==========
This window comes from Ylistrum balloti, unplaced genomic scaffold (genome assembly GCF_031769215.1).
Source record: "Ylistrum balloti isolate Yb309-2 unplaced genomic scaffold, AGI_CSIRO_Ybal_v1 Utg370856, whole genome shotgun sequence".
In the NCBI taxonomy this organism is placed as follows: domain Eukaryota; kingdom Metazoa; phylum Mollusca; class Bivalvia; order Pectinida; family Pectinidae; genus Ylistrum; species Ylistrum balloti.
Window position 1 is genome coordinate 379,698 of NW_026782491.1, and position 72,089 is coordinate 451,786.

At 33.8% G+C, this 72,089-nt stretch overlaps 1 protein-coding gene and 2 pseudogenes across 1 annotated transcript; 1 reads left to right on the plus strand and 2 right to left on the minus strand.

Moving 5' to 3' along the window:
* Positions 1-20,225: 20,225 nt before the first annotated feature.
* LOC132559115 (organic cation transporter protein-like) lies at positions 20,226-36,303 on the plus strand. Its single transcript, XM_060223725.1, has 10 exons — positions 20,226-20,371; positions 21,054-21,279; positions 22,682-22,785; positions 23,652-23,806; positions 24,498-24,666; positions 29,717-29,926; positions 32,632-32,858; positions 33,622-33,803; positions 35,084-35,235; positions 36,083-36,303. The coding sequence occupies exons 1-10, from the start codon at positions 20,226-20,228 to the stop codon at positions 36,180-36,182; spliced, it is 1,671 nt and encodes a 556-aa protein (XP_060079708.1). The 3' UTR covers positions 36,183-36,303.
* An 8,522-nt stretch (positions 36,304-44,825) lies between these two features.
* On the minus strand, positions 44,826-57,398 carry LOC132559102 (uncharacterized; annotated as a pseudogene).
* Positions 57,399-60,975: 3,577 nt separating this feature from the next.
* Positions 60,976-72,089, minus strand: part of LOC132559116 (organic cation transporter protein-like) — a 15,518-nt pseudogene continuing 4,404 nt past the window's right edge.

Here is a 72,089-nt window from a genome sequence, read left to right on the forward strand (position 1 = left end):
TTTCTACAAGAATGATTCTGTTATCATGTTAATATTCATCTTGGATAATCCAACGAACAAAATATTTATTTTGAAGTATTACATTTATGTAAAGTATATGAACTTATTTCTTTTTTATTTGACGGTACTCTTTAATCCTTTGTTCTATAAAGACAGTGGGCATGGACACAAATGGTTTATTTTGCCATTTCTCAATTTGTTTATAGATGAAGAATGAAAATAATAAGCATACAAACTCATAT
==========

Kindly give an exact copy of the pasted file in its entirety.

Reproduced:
This window comes from Ylistrum balloti, unplaced genomic scaffold (genome assembly GCF_031769215.1).
Source record: "Ylistrum balloti isolate Yb309-2 unplaced genomic scaffold, AGI_CSIRO_Ybal_v1 Utg370856, whole genome shotgun sequence".
In the NCBI taxonomy this organism is placed as follows: domain Eukaryota; kingdom Metazoa; phylum Mollusca; class Bivalvia; order Pectinida; family Pectinidae; genus Ylistrum; species Ylistrum balloti.
Window position 1 is genome coordinate 379,698 of NW_026782491.1, and position 72,089 is coordinate 451,786.

At 33.8% G+C, this 72,089-nt stretch overlaps 1 protein-coding gene and 2 pseudogenes across 1 annotated transcript; 1 reads left to right on the plus strand and 2 right to left on the minus strand.

Moving 5' to 3' along the window:
* Positions 1-20,225: 20,225 nt before the first annotated feature.
* LOC132559115 (organic cation transporter protein-like) lies at positions 20,226-36,303 on the plus strand. Its single transcript, XM_060223725.1, has 10 exons — positions 20,226-20,371; positions 21,054-21,279; positions 22,682-22,785; positions 23,652-23,806; positions 24,498-24,666; positions 29,717-29,926; positions 32,632-32,858; positions 33,622-33,803; positions 35,084-35,235; positions 36,083-36,303. The coding sequence occupies exons 1-10, from the start codon at positions 20,226-20,228 to the stop codon at positions 36,180-36,182; spliced, it is 1,671 nt and encodes a 556-aa protein (XP_060079708.1). The 3' UTR covers positions 36,183-36,303.
* An 8,522-nt stretch (positions 36,304-44,825) lies between these two features.
* On the minus strand, positions 44,826-57,398 carry LOC132559102 (uncharacterized; annotated as a pseudogene).
* Positions 57,399-60,975: 3,577 nt separating this feature from the next.
* Positions 60,976-72,089, minus strand: part of LOC132559116 (organic cation transporter protein-like) — a 15,518-nt pseudogene continuing 4,404 nt past the window's right edge.

Here is a 72,089-nt window from a genome sequence, read left to right on the forward strand (position 1 = left end):
TTTCTACAAGAATGATTCTGTTATCATGTTAATATTCATCTTGGATAATCCAACGAACAAAATATTTATTTTGAAGTATTACATTTATGTAAAGTATATGAACTTATTTCTTTTTTATTTGACGGTACTCTTTAATCCTTTGTTCTATAAAGACAGTGGGCATGGACACAAATGGTTTATTTTGCCATTTCTCAATTTGTTTATAGATGAAGAATGAAAATAATAAGCATACAAACTCATAT